Just hours before Canada and the European Union released the long-awaited final text of a free trade pact, German officials visiting Ottawa delivered a blunt and unwelcome message: The deal must be changed.
In an exclusive interview with The Globe and Mail in Ottawa, senior German official Uwe Beckmeyer said sections of the deal allowing private companies to sue governments – known as investor-state provisions – must be changed before Germany will support the Comprehensive Economic and Trade Agreement (CETA).
Mr. Beckmeyer, who is Parliamentary State Secretary for Germany's Ministry of Economics and Energy, confirmed the position after meeting with Canadian Trade Minister Ed Fast on Thursday.
Germany's position puts a cloud over what was supposed to be a feel-good announcement Friday, as Mr. Harper hosts the President of the European Council, Herman Van Rompuy and the European Commission President Jose Manuel Barroso for an event the EU says will "celebrate the successful end of negotiations" for CETA.
The final text of CETA was released publicly for the first time Friday.
But the terms of Mr. Rompuy and Mr. Barroso are about to expire. Mr. Beckmeyer said he expects the new EU leaders will be more in line with the view that further changes are possible.
"I think they'll be seeing things along the same lines," he said.
Even with a final text, several steps remain before CETA can be considered final. The Canadian Parliament must vote to ratify the agreement and so must the European Parliament.
There is debate within the European Union as to whether the deal must also be approved by each EU member state. Mr. Beckmeyer is among those who believes it should.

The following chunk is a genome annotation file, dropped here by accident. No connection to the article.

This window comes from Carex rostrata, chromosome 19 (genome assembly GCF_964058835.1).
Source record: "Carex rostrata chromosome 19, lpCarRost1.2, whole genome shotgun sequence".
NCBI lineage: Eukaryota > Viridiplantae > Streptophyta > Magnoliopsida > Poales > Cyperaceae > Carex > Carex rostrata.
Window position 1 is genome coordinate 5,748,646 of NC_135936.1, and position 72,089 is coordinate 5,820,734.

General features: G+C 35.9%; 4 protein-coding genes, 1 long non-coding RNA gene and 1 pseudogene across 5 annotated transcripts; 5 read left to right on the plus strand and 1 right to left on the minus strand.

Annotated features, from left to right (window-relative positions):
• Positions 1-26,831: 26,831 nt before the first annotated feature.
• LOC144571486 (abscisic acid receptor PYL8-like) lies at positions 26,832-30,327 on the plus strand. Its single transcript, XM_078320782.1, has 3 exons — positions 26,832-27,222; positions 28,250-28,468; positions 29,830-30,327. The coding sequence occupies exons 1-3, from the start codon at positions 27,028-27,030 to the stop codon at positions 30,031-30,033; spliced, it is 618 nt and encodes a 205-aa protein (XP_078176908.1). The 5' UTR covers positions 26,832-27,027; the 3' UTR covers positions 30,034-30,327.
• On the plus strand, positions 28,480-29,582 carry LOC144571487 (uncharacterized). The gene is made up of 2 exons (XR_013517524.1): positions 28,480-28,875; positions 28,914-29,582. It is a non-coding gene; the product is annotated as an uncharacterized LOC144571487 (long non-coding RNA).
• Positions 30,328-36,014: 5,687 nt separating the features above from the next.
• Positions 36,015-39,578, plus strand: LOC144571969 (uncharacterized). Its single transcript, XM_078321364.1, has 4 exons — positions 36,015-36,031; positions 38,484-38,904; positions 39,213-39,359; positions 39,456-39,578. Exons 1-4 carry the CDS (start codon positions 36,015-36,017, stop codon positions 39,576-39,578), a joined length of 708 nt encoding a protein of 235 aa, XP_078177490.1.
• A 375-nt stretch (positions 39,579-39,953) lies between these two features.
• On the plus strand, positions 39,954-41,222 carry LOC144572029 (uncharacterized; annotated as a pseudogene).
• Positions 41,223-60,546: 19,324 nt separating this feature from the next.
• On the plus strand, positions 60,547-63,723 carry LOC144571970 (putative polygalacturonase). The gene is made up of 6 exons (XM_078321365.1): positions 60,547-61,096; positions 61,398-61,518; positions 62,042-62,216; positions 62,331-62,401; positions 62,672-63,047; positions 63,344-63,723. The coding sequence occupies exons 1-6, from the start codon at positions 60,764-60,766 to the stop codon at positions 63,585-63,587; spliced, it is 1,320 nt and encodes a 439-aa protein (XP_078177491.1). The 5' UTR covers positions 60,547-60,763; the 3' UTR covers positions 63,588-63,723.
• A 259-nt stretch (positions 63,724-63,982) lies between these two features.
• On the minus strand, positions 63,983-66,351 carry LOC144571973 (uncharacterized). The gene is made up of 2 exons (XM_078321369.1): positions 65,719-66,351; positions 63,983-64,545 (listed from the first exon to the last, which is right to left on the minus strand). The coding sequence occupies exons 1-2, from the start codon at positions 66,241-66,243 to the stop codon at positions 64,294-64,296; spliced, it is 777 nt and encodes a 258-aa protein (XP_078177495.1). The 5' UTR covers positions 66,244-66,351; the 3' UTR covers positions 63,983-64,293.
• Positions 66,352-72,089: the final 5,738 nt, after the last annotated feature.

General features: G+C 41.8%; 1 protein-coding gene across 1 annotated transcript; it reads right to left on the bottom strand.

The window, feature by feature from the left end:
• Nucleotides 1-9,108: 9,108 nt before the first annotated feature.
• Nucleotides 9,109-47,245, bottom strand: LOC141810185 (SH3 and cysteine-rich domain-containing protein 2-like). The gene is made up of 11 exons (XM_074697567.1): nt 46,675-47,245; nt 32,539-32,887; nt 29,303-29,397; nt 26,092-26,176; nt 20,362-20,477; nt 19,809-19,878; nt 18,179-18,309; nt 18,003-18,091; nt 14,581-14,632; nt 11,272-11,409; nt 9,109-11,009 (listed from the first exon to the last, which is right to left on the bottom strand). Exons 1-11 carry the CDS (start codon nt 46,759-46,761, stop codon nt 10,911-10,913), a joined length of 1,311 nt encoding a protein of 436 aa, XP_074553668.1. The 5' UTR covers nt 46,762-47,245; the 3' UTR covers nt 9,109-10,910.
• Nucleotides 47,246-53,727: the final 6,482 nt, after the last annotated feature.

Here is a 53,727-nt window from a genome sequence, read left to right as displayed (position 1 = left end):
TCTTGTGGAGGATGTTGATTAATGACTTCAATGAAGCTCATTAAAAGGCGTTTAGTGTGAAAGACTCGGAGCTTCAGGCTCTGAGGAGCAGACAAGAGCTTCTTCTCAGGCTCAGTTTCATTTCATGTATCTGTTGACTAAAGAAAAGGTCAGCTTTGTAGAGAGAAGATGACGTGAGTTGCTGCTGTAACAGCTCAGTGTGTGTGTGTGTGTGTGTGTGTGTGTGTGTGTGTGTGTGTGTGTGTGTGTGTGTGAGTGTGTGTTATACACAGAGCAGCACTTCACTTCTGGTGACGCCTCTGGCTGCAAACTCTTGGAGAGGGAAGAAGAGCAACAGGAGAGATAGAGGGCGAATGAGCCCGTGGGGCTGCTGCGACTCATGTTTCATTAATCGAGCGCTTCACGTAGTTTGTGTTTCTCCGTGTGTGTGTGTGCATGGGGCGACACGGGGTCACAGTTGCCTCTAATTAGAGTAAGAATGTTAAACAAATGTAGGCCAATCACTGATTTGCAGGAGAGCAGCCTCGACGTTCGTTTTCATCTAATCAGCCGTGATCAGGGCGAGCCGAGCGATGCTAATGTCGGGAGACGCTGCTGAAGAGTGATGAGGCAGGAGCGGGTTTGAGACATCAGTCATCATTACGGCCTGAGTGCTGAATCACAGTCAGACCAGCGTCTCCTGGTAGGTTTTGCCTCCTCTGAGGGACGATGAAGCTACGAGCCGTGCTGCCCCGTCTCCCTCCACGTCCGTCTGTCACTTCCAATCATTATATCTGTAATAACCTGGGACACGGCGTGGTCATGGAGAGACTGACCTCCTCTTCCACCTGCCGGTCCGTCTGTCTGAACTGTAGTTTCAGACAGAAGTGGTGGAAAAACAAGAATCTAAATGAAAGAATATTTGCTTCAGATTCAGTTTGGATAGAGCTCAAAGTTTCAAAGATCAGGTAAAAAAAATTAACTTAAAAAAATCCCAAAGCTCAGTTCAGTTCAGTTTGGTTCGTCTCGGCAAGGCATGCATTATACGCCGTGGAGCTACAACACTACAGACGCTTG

Germany's last-minute stand could have serious consequences for the talks, given that the EU Trade Commissioner warned this week that reopening CETA at this stage would mean the deal is effectively "dead."
Mr. Beckmeyer disagrees. "I think that's fundamentally wrong," he said in reference to the stark comments Commissioner Karel de Gucht made to a German newspaper. Critics of investor-state clauses argue they can prevent governments from enacting laws in such areas as environmental protection that are opposed by industry. Mr. Beckmeyer said CETA must not tie the hands of the German government to set policy.
"We believe it must remain possible for national governments to act, to enact legislation in [the] future, and the agreement cannot undermine that," he said. "We cannot just be forced to accept that, thrust down our throat."
Mr. Beckmeyer said Canadian officials seem open to the possibility of further changes, but Canadian government sources strongly rejected that view, insisting that negotiations are over. One government source indicated that German Chancellor Angela Merkel had never raised objections over investor-state provisions with Prime Minister Stephen Harper.
Some observers see internal German and European Union politics at play. Germany has a coalition government and Ms. Merkel is leader of the Christian Democratic Union party. Mr. Beckmeyer's comments are in line with similar remarks made earlier this week by German Economy Minister Sigmar Gabriel, the country's vice-chancellor and also head of the Social Democratic Party. Mr. Beckmeyer and Mr. Gabriel are from the same political party.
Kurt Hubner, a professor with the University of British Columbia's Institute for European Studies who has monitored the negotiations closely, said the concern from German officials could be aimed at appeasing domestic critics and taking a harder line in the EU's trade talks with the United States.
"We need to understand that Germany is a trading nation. There's a big openness for trade. CETA in this regard is not endangered a bit," he said. "They have to play to this domestic audience in some way."
A spokesperson for Mr. Fast, Canada's Trade Minister, defended the inclusion of investor-state provisions in CETA.
"Investment protections have long been a core element of trade policy in Canada and Europe, and will encourage job-creating investment and economic growth on both sides of the Atlantic," Shannon Gutoskie said in an e-mail. "That's why the negotiators from the EU were given a mandate by their Member States to ensure Investor-State Dispute provisions were included in CETA."